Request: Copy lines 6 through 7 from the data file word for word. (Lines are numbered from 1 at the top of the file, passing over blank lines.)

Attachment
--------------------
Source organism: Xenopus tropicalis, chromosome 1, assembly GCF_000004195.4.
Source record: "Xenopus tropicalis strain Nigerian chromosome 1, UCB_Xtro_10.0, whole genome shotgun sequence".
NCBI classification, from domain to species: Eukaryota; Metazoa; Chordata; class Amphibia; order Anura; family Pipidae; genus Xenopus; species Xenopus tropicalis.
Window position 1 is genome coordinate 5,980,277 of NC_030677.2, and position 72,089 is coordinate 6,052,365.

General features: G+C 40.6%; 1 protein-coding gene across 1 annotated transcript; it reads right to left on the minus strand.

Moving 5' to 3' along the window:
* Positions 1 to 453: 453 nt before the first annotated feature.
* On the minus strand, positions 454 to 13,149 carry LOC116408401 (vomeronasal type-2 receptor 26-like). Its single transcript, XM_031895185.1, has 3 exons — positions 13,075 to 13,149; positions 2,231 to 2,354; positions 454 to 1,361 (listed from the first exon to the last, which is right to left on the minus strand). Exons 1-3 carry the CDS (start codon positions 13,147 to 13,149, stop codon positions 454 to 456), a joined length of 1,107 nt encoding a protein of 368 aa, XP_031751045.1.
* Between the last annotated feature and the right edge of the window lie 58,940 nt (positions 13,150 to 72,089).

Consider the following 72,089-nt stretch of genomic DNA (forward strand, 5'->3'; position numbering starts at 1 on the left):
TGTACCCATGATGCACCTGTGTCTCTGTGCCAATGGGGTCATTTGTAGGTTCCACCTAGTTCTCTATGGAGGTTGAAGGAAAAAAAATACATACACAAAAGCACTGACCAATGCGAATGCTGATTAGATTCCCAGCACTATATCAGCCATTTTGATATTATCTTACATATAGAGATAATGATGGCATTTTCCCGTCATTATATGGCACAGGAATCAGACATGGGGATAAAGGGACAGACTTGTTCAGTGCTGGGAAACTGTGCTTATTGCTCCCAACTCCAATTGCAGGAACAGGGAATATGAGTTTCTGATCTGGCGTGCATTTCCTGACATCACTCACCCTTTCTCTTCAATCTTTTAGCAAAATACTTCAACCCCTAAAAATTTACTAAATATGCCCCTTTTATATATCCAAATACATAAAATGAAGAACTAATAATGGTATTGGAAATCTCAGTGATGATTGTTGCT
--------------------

Moving 5' to 3' along the window:
* Positions 1 to 453: 453 nt before the first annotated feature.